"Ray tracing is probably the biggest gap between what game graphics can do and what high-end VFX and Pixar and movie graphics can do."


PS5 and Xbox Series X games could look more like Pixar movies

On developer believes the ray-tracing capabilities and teraflops on next-gen platforms could make game visuals rival animated movies.

When the PS5 and Xbox Series X are released this fall, we may finally see games with visuals that rival the likes of Pixar films like Onward, according to several game developers who recently commented in new advances in ray tracing technology.

Speaking to IGN about next-gen development, Night School Studio (Oxenfree, Afterparty) lead developer Bryant Cannon stressed that the biggest differences between the graphics of Pixar movies like Toy Story 4 and Onward and those found in video games is due to something called ray tracing.

"Ray tracing is probably the biggest gap between what game graphics can do and what high-end VFX and Pixar and movie graphics can do," Cannon said. "[With ray tracing], they're actually stimulating the lights bouncing from light to different surfaces." In simpler terms, ray tracing uses an algorithm to trace the path of light sources, simulating how light interacts with objects in more realistic ways that subtly change based on the color of the light, the intensity, and the layout of objects in the environment.

Onward is the latest movie to be release by Pixar and is in theaters today.

These statements were backed up by former Naughty Dog Creative Director Bruce Straley, who has worked on games like Uncharted 4: A Thief's End and The Last of Us.

"Something like a Pixar rendering system will rely heavily on subsurface scattering for flesh tones and skin," he told IGN. "We faked it at Naughty Dog. We had all sorts of ways to simulate it, but it wasn’t real. If now I can write a shader that has subsurface scattering on it and hook into the ray tracing system, then more people are going to be able to do that.”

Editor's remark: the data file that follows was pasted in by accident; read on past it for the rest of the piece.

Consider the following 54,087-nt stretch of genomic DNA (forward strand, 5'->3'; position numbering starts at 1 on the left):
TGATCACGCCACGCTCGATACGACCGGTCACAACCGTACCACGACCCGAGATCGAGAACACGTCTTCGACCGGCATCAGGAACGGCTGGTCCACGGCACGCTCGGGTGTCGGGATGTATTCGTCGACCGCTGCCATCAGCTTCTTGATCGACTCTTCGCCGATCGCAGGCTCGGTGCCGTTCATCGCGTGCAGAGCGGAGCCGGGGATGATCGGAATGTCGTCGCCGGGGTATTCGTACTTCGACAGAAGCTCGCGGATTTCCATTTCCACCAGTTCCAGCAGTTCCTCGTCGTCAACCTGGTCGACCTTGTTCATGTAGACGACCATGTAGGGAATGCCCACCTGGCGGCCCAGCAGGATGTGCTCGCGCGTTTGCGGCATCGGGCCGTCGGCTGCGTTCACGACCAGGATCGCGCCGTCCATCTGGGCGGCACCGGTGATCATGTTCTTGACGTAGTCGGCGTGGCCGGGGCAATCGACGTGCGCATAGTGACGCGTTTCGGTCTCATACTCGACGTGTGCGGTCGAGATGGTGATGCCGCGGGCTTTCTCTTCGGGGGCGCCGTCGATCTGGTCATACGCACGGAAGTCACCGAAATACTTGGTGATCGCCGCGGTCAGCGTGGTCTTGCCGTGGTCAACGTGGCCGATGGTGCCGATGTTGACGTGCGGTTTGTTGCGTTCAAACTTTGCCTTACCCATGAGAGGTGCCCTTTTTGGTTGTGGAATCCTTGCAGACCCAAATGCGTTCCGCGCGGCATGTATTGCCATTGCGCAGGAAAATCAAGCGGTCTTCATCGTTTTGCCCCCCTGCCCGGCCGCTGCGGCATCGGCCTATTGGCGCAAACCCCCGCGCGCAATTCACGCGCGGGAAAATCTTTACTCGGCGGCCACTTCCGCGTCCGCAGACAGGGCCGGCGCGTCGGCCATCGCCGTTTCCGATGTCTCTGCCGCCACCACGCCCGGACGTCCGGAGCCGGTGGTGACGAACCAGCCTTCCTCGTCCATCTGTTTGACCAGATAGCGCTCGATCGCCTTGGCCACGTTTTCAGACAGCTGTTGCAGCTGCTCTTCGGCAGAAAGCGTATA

Overall, the added 12 teraflops of GPU power, along with the light-centric ray-tracing capabilities, should refine video game graphics to a point where they start to rival what we see from the likes of Pixar or Dreamworks. One anonymous developer told IGN that they are happy that these kinds of tools are finally in the hands of smaller video game developers too.

"The machine's handling so much of the workload," they said. "A lot of the stuff that we have to do on our side, for a similar effect, is now just given to us."

Despite what that anonymous developer says, other creatives worry that ray tracing may balloon the cost of game development. Detroit: Become Human Director David Cage told DualShockers during an interview in 2019, "We saw in the last-gen how middle-range developers struggled to get their games produced. I fear that it will be even worse on next-gen platforms, where there may only be room for big franchises because they will be the most able to recoup their massive dev budgets." While it could have some negative implications for the wider industry in this regard, developers seemed pleased with the technical improvements overall when speaking to IGN.

The Inverse Analysis

Video game graphics have made some impressive strides over the past decade but still pale in comparison to the stuff we see in great-looking animated movies like Onward or big blockbusters like Avengers: Endgame. The fact that the added GPU power of the PS5 and Xbox Series X will make refined lighting techniques like ray tracing more viable and accessible is exciting, even if it causes budgets to increase. We can't wait to see next-generation titles like Halo: Infinite and Godfall in action to show just how good these improvements are.

PS5 and Xbox Series X will be released fall 2020.

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